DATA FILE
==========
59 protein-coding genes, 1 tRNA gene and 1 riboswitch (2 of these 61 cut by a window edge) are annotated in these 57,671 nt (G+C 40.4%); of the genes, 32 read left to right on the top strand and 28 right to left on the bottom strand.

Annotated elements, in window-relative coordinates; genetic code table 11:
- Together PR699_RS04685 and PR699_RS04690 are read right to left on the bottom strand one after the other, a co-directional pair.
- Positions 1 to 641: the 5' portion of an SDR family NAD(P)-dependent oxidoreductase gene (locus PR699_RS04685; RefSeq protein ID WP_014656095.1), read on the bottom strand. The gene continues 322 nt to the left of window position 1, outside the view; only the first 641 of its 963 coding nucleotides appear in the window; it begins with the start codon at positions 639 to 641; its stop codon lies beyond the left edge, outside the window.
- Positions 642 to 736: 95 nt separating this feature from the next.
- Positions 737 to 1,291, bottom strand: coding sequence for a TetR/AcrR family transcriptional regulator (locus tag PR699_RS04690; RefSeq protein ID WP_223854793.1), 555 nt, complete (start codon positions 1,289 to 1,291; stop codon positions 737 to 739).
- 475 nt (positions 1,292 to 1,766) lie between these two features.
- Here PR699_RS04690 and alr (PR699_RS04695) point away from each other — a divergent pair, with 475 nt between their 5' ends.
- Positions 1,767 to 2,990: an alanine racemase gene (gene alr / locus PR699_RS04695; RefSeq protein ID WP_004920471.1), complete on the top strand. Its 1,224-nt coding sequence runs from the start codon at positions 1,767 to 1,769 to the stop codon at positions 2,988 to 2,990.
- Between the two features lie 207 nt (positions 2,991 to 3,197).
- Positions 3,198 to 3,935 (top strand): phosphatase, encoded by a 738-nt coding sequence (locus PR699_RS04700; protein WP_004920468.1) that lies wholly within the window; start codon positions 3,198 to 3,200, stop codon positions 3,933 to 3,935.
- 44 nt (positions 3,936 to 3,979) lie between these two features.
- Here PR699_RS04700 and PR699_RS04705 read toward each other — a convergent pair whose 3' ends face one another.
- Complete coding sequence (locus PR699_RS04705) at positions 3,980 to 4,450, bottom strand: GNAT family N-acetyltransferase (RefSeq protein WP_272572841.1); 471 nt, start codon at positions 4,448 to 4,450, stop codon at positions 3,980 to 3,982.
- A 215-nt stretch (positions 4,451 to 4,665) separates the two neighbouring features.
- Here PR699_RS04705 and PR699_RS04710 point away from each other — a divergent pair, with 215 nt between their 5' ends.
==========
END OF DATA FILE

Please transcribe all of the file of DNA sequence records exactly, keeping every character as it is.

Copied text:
59 protein-coding genes, 1 tRNA gene and 1 riboswitch (2 of these 61 cut by a window edge) are annotated in these 57,671 nt (G+C 40.4%); of the genes, 32 read left to right on the top strand and 28 right to left on the bottom strand.

Annotated elements, in window-relative coordinates; genetic code table 11:
- Together PR699_RS04685 and PR699_RS04690 are read right to left on the bottom strand one after the other, a co-directional pair.
- Positions 1 to 641: the 5' portion of an SDR family NAD(P)-dependent oxidoreductase gene (locus PR699_RS04685; RefSeq protein ID WP_014656095.1), read on the bottom strand. The gene continues 322 nt to the left of window position 1, outside the view; only the first 641 of its 963 coding nucleotides appear in the window; it begins with the start codon at positions 639 to 641; its stop codon lies beyond the left edge, outside the window.
- Positions 642 to 736: 95 nt separating this feature from the next.
- Positions 737 to 1,291, bottom strand: coding sequence for a TetR/AcrR family transcriptional regulator (locus tag PR699_RS04690; RefSeq protein ID WP_223854793.1), 555 nt, complete (start codon positions 1,289 to 1,291; stop codon positions 737 to 739).
- 475 nt (positions 1,292 to 1,766) lie between these two features.
- Here PR699_RS04690 and alr (PR699_RS04695) point away from each other — a divergent pair, with 475 nt between their 5' ends.
- Positions 1,767 to 2,990: an alanine racemase gene (gene alr / locus PR699_RS04695; RefSeq protein ID WP_004920471.1), complete on the top strand. Its 1,224-nt coding sequence runs from the start codon at positions 1,767 to 1,769 to the stop codon at positions 2,988 to 2,990.
- Between the two features lie 207 nt (positions 2,991 to 3,197).
- Positions 3,198 to 3,935 (top strand): phosphatase, encoded by a 738-nt coding sequence (locus PR699_RS04700; protein WP_004920468.1) that lies wholly within the window; start codon positions 3,198 to 3,200, stop codon positions 3,933 to 3,935.
- 44 nt (positions 3,936 to 3,979) lie between these two features.
- Here PR699_RS04700 and PR699_RS04705 read toward each other — a convergent pair whose 3' ends face one another.
- Complete coding sequence (locus PR699_RS04705) at positions 3,980 to 4,450, bottom strand: GNAT family N-acetyltransferase (RefSeq protein WP_272572841.1); 471 nt, start codon at positions 4,448 to 4,450, stop codon at positions 3,980 to 3,982.
- A 215-nt stretch (positions 4,451 to 4,665) separates the two neighbouring features.
- Here PR699_RS04705 and PR699_RS04710 point away from each other — a divergent pair, with 215 nt between their 5' ends.